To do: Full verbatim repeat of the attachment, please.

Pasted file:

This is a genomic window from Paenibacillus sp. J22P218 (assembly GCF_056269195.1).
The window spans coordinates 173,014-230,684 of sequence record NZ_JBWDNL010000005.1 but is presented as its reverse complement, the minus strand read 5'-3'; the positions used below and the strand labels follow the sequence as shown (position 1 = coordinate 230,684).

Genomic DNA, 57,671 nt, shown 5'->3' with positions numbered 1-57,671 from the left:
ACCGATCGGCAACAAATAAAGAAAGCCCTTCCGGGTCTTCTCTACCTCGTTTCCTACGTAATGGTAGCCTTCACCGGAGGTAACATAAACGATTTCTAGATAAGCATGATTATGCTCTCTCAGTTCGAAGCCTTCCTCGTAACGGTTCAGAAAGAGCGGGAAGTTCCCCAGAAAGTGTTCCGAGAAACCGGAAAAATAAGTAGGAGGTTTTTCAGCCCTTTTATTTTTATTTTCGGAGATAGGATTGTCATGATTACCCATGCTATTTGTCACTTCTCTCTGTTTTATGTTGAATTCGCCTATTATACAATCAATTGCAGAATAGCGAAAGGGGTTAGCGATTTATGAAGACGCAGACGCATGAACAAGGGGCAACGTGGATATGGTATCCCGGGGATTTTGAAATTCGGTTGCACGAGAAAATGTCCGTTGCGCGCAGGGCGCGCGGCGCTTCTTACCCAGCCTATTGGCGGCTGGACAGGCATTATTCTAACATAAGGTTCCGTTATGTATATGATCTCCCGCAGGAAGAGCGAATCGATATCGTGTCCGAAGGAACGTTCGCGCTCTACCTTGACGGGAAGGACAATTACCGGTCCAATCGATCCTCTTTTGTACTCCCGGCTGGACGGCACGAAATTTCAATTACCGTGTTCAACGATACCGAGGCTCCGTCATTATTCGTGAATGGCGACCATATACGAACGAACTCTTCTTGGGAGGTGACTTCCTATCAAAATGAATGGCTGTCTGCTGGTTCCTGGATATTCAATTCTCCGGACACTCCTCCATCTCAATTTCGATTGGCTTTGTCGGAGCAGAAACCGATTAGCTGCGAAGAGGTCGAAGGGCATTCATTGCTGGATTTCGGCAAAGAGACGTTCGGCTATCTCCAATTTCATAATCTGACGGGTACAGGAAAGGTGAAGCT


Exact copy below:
This is a genomic window from Paenibacillus sp. J22P218 (assembly GCF_056269195.1).
The window spans coordinates 173,014-230,684 of sequence record NZ_JBWDNL010000005.1 but is presented as its reverse complement, the minus strand read 5'-3'; the positions used below and the strand labels follow the sequence as shown (position 1 = coordinate 230,684).

Genomic DNA, 57,671 nt, shown 5'->3' with positions numbered 1-57,671 from the left:
ACCGATCGGCAACAAATAAAGAAAGCCCTTCCGGGTCTTCTCTACCTCGTTTCCTACGTAATGGTAGCCTTCACCGGAGGTAACATAAACGATTTCTAGATAAGCATGATTATGCTCTCTCAGTTCGAAGCCTTCCTCGTAACGGTTCAGAAAGAGCGGGAAGTTCCCCAGAAAGTGTTCCGAGAAACCGGAAAAATAAGTAGGAGGTTTTTCAGCCCTTTTATTTTTATTTTCGGAGATAGGATTGTCATGATTACCCATGCTATTTGTCACTTCTCTCTGTTTTATGTTGAATTCGCCTATTATACAATCAATTGCAGAATAGCGAAAGGGGTTAGCGATTTATGAAGACGCAGACGCATGAACAAGGGGCAACGTGGATATGGTATCCCGGGGATTTTGAAATTCGGTTGCACGAGAAAATGTCCGTTGCGCGCAGGGCGCGCGGCGCTTCTTACCCAGCCTATTGGCGGCTGGACAGGCATTATTCTAACATAAGGTTCCGTTATGTATATGATCTCCCGCAGGAAGAGCGAATCGATATCGTGTCCGAAGGAACGTTCGCGCTCTACCTTGACGGGAAGGACAATTACCGGTCCAATCGATCCTCTTTTGTACTCCCGGCTGGACGGCACGAAATTTCAATTACCGTGTTCAACGATACCGAGGCTCCGTCATTATTCGTGAATGGCGACCATATACGAACGAACTCTTCTTGGGAGGTGACTTCCTATCAAAATGAATGGCTGTCTGCTGGTTCCTGGATATTCAATTCTCCGGACACTCCTCCATCTCAATTTCGATTGGCTTTGTCGGAGCAGAAACCGATTAGCTGCGAAGAGGTCGAAGGGCATTCATTGCTGGATTTCGGCAAAGAGACGTTCGGCTATCTCCAATTTCATAATCTGACGGGTACAGGAAAGGTGAAGCT